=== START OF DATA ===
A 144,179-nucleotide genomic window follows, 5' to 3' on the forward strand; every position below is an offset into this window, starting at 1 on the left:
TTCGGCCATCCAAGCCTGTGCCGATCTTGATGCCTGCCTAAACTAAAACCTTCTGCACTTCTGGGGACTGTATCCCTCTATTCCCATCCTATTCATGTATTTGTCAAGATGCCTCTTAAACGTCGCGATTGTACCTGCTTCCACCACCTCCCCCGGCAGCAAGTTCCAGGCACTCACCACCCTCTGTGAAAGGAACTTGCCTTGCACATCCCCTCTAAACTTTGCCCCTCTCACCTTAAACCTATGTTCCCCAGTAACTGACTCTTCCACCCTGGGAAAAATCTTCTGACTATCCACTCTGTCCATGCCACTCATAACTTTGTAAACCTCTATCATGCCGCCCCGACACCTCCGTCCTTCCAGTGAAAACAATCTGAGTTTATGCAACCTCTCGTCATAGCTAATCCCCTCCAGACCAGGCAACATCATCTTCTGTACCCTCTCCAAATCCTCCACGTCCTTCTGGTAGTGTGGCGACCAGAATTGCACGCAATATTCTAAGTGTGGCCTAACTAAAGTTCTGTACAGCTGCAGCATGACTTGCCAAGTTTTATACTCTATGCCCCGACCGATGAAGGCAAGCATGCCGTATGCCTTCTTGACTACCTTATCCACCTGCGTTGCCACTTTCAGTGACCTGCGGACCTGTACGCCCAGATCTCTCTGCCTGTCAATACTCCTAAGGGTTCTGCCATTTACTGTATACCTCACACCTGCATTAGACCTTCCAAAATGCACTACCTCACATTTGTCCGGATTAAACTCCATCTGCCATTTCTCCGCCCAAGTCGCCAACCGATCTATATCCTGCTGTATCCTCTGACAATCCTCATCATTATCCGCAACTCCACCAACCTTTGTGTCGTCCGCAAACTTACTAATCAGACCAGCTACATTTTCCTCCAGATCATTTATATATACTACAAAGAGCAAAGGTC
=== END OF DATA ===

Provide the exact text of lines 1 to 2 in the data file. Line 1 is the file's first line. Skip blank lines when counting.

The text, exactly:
A 144,179-nucleotide genomic window follows, 5' to 3' on the forward strand; every position below is an offset into this window, starting at 1 on the left:
TTCGGCCATCCAAGCCTGTGCCGATCTTGATGCCTGCCTAAACTAAAACCTTCTGCACTTCTGGGGACTGTATCCCTCTATTCCCATCCTATTCATGTATTTGTCAAGATGCCTCTTAAACGTCGCGATTGTACCTGCTTCCACCACCTCCCCCGGCAGCAAGTTCCAGGCACTCACCACCCTCTGTGAAAGGAACTTGCCTTGCACATCCCCTCTAAACTTTGCCCCTCTCACCTTAAACCTATGTTCCCCAGTAACTGACTCTTCCACCCTGGGAAAAATCTTCTGACTATCCACTCTGTCCATGCCACTCATAACTTTGTAAACCTCTATCATGCCGCCCCGACACCTCCGTCCTTCCAGTGAAAACAATCTGAGTTTATGCAACCTCTCGTCATAGCTAATCCCCTCCAGACCAGGCAACATCATCTTCTGTACCCTCTCCAAATCCTCCACGTCCTTCTGGTAGTGTGGCGACCAGAATTGCACGCAATATTCTAAGTGTGGCCTAACTAAAGTTCTGTACAGCTGCAGCATGACTTGCCAAGTTTTATACTCTATGCCCCGACCGATGAAGGCAAGCATGCCGTATGCCTTCTTGACTACCTTATCCACCTGCGTTGCCACTTTCAGTGACCTGCGGACCTGTACGCCCAGATCTCTCTGCCTGTCAATACTCCTAAGGGTTCTGCCATTTACTGTATACCTCACACCTGCATTAGACCTTCCAAAATGCACTACCTCACATTTGTCCGGATTAAACTCCATCTGCCATTTCTCCGCCCAAGTCGCCAACCGATCTATATCCTGCTGTATCCTCTGACAATCCTCATCATTATCCGCAACTCCACCAACCTTTGTGTCGTCCGCAAACTTACTAATCAGACCAGCTACATTTTCCTCCAGATCATTTATATATACTACAAAGAGCAAAGGTC